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Publication numberUS4543443 A
Publication typeGrant
Application numberUS 06/523,597
Publication dateSep 24, 1985
Filing dateAug 16, 1983
Priority dateNov 19, 1982
Fee statusLapsed
Also published asDE3242791A1, EP0111749A2, EP0111749A3, EP0111749B1
Publication number06523597, 523597, US 4543443 A, US 4543443A, US-A-4543443, US4543443 A, US4543443A
InventorsMatthias Moeller, Helmold Kausche
Original AssigneeSiemens Aktiengesellschaft
Export CitationBiBTeX, EndNote, RefMan
External Links: USPTO, USPTO Assignment, Espacenet
Method for manufacturing finger electrode structures forming electric contacts at amorphous silicon solar cells
US 4543443 A
Abstract
A method for manufacturing finger type electrode structures which form electric contacts at solar cells consisting of amorphous silicon. The substrate is first coated with a chromium-nickel layer and then a substantially pure nickel layer. After immersion in a mildly activated fluxing agent, a tin alloy layer is applied by dipping. The method enables the manufacture of very low resistance contact fingers at a p-i-n type solar cell provided with an ITO (In/Sn/oxide) layer.
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Claims(8)
We claim as our invention:
1. A method for the manufacture of finger type electrode structures forming electric contacts on solar cells consisting of amorphous silicon layers which comprises:
vapor depositing a chromium-nickel layer over said silicon layers,
vapor depositing a substantially pure nickel layer over said chromium-nickel layer,
immersing the thus coated body into a fluxing agent, and dipping the coated body into a tinning bath containing a tin alloy which is molten in the range of 210 to 230 C.
2. A method according to claim 1 wherein said tinning bath has a tin to lead ratio by weight of about 3:2 and contains 2% by weight silver.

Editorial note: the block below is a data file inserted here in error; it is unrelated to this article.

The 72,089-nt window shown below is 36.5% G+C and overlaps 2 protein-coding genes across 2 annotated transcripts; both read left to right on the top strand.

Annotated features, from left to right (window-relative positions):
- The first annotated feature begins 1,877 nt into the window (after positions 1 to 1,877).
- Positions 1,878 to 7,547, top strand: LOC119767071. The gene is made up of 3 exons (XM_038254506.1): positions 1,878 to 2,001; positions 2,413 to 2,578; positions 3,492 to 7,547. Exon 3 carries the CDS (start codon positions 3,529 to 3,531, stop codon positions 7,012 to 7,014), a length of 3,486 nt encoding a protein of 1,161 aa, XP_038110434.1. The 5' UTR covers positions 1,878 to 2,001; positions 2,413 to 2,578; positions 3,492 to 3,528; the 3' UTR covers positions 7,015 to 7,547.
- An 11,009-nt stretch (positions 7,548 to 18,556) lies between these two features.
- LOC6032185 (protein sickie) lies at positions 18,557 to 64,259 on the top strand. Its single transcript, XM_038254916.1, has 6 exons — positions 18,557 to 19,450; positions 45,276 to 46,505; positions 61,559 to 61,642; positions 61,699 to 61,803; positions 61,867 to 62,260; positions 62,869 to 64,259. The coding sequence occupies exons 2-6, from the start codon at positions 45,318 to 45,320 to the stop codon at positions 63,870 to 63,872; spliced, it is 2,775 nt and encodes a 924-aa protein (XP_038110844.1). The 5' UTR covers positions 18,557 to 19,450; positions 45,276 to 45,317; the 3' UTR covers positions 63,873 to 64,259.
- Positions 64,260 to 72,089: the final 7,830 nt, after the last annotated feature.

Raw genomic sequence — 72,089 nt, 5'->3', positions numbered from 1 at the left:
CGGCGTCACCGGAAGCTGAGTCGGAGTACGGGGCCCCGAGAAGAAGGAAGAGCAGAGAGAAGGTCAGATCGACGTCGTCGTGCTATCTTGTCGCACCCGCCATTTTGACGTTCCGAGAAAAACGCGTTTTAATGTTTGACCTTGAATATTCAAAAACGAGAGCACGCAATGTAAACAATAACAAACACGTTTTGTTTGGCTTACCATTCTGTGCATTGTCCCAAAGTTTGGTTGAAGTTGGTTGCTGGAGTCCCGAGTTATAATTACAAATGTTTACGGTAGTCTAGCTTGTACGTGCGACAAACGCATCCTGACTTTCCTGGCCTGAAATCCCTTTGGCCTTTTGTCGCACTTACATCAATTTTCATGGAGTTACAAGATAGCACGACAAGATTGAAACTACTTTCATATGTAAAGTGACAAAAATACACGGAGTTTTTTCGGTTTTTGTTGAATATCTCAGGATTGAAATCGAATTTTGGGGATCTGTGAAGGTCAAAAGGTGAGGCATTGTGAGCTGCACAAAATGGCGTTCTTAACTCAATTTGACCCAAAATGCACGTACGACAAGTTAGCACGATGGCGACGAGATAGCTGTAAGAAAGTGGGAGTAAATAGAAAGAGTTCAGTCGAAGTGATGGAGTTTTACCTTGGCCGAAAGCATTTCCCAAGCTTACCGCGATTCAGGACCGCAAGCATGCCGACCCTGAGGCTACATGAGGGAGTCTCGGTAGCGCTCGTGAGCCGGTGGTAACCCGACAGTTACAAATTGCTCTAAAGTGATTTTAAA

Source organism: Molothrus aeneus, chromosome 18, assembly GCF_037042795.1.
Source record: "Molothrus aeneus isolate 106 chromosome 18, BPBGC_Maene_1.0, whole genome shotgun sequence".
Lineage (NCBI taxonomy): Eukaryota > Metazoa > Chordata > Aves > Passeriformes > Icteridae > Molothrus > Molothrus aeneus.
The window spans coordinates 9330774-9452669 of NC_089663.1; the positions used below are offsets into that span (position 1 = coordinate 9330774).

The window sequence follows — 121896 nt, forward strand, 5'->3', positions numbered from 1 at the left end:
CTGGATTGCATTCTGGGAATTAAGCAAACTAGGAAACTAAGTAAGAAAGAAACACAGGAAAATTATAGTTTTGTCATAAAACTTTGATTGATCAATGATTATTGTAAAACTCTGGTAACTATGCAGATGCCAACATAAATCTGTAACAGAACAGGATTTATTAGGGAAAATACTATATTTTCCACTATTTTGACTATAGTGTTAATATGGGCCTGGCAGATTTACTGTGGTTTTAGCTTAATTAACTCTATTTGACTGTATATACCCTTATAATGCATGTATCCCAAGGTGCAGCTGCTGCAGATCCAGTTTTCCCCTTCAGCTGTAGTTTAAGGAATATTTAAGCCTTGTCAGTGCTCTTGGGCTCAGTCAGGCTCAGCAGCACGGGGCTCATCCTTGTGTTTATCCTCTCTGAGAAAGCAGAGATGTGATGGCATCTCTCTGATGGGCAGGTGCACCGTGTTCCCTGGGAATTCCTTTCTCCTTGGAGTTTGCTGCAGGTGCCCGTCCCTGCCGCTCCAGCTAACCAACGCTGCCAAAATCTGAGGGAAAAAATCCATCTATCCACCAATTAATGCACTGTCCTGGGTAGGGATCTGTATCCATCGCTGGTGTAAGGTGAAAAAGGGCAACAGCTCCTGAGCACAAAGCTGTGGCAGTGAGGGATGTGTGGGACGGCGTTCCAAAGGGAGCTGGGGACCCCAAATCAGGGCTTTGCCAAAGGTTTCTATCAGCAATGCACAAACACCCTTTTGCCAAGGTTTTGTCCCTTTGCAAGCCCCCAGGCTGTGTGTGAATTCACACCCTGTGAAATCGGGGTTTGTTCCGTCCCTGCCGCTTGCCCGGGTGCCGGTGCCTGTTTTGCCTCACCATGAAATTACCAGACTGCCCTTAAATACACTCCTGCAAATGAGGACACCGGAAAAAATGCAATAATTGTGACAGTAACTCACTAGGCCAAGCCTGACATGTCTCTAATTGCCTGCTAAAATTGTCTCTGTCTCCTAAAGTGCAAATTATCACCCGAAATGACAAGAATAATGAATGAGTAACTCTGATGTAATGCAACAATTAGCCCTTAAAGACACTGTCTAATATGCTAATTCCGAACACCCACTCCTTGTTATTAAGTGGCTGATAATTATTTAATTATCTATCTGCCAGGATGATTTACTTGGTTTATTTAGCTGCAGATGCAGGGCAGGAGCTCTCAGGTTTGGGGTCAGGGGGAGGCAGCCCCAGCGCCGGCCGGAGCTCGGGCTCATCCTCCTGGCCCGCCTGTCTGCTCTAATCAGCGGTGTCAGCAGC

3. A method according to claim 1 wherein said chromium-nickel layer has a chromium to nickel ratio by weight of about 20 to 80 and a thickness of about 100 nm.
4. A method according to claim 1 wherein said substantially pure nickel layer has a thickness of from 150 to 200 nm.
5. A method according to claim 1 in which the deposition of the substantially pure nickel layer is followed by the vapor deposition of a silver layer having a thickness of about 100 nm.
6. A method according to claim 1 in which said dipping is carried out to achieve a tin alloy thickness of from 0.01 to 0.5 mm.
7. A solar cell structure comprising:
a substrate comprising layers of amorphous silicon having p type, intrinsic, and n type conductivity respectively,
an indium-tin oxide layer over said layers on the substrate, and finger type electrodes deposited on said indium-tin oxide layer, said electrodes having a base layer of a nickel-chromium alloy, an intermediate layer of substantially pure nickel, and an outer layer of a tin-lead-silver solder alloy.
8. A solar cell according to claim 7 which also includes a layer of silver immediately above the substantially pure nickel layer.
Description
BACKGROUND OF THE INVENTION

1. Field of the Invention

This invention is in the field of manufacturing electrode structures for solar cells which consist of amorphous silicon layers, the electrodes being deposited in the form of fingers with the use of masks.

2. Description of the Prior Art

In German AS No. 24 11 690 there is disclosed a method for the manufacture of electrode structures for monocrystalline silicon bodies wherein 1 micron thick silver layers were deposited by vapor deposition processes. Such solar cells consisting of monocrystalline silicon are relatively expensive so that the additional price of adding vapor deposited silver is not too significant. It would be highly desirable to provide a low-cost solar cell using amorphous silicon as a semiconductor material for the solar cells. Such cells would be considerably less expensive and the price of the finger electrodes for leading away the current forms a significant part of the expenditure.

SUMMARY OF THE INVENTION

The present invention provides an improved method of manufacturing finger type electrode structures for solar cells consisting of amorphous silicon to provide low resistance contacts and a reduced manufacturing price. The invention is particularly applicable to solar cells of the type p-i-n/ITO (indium-tin-oxide) since no deterioration of the ITO layer which serves as the anti-reflex layer occurs during the manufacture of the contacts, and the component is not thermally loaded.

Basically, the present invention provides a method in which an amorphous silicon substrate is first given a layer of a chromium-nickel alloy by vapor deposition, followed by a vapor deposition of a substantially pure nickel layer. After removal of the vapor deposition mask, the thus coated substrate is immersed into a mild activated rosin fluxing agent. Subsequently, the treated structure is immersed into a dip-tinning melt consisting of a tin alloy which is molten in the range from 210 through 230 C.